Associated Equipment:
Digital Front End
Amplification
Loudspeakers
Cabling
 
 

 

The Lindemann USB-DAC 24/192

The Gestalt of listening

 

 October, 2012




The Gestalt concept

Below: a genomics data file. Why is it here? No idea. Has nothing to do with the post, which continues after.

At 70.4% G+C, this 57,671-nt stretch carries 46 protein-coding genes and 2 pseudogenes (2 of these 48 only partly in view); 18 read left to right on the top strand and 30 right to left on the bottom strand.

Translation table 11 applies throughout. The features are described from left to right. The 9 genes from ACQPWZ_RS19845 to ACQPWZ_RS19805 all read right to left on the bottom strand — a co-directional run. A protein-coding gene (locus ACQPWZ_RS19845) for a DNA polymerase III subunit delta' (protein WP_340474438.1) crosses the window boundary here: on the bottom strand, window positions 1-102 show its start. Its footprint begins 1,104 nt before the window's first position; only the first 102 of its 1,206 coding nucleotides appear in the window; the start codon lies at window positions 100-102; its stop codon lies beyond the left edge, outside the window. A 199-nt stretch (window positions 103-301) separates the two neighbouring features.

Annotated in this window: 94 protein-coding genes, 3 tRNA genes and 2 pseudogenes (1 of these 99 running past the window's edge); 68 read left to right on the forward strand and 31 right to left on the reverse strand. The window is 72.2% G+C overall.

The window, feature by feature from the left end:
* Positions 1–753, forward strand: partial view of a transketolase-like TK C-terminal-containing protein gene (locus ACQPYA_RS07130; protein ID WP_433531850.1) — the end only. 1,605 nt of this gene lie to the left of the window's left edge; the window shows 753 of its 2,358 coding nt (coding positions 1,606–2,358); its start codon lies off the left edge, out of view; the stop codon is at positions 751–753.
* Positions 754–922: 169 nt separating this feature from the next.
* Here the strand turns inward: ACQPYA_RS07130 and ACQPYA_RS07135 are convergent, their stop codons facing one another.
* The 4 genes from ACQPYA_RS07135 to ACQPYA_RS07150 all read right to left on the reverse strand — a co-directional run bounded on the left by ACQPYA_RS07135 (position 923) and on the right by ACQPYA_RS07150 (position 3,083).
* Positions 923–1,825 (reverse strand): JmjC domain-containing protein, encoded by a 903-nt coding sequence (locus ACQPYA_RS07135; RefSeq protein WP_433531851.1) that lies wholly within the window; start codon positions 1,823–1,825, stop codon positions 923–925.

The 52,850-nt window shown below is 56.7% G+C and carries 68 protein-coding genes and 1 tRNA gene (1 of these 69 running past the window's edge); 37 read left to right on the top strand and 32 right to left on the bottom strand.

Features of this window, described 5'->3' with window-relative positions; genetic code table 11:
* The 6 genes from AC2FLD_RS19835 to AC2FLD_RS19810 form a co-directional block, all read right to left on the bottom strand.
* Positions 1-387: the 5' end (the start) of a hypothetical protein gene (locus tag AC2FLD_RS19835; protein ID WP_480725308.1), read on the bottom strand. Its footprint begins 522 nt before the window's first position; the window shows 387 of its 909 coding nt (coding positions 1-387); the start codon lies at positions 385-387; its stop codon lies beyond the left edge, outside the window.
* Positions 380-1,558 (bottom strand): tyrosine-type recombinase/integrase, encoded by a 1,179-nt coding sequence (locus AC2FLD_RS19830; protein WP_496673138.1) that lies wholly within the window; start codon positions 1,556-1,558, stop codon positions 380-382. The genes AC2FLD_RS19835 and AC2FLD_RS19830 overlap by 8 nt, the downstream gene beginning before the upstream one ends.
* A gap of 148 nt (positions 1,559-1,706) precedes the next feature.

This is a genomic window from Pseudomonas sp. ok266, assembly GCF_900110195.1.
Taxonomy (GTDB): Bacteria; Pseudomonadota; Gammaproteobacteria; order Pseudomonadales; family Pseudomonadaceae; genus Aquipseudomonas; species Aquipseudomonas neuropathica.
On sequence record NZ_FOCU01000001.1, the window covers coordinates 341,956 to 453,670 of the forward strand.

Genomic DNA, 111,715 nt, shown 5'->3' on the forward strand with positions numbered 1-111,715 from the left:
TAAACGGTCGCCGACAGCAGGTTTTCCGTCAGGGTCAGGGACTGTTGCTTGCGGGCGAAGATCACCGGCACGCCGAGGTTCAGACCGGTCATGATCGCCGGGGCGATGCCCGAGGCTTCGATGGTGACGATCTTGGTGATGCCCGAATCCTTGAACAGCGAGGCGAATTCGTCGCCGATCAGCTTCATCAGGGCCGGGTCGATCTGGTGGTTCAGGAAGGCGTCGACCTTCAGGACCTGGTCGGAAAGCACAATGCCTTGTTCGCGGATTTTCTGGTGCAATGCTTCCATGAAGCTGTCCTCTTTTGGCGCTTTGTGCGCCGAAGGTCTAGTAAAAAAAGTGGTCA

I’ve owned more than twenty five automobiles since first acquiring a driver’s license. All of those autos have been German designed and engineered except for one. The main reason why I have been loyal to German automotive technology is simple. I enjoy driving. I also want  that particular vehicle I’m driving to communicate and provide proper feedback, whether it is handling or road surface imperfections. I don’t think of an automobile as a utility that merely gets me from point A to B. I enjoy the journey much more than the destination. The vast majority of German automobiles seem to be made for drivers like me. While there are some nice responsive automobiles engineered from manufacturers of other countries, most are made for utilitarian use. On the surface, all automobiles have basically the same systems which can be further broken down into individual parts, e.g. engine, suspension, cooling system, etc. So then, why does a BMW 3 series drive differently than say, a Toyota Camry? After all, both models have disc brakes, shock absorbers and a steering mechanism for example. The simple answer is the choice of parts and fine-tuning of those parts which results in a different end product for each model and manufacturer. The BMW 3 series and Toyota Camry each have a different gestalt. If you are not familiar with Psychology terms, this is Merriam-Webster’s definition: gestalt (noun): a structure, arrangement, or pattern of physical, biological, or psychological phenomena so integrated as to constitute a functional unit with properties not derivable by summation of its parts. In other words, the whole of anything is greater than the sum of its parts, and that whole cannot be deduced by analyzing each of the parts in isolation. A BMW provides a higher level of gestalt than a Toyota because a BMW gives me greater driving enjoyment than a Toyota. What does this have to do with Lindemann? Substitute driving with the word listening and that describes the Lindemann USB-DAC 24/192; that is, a higher level of gestalt listening.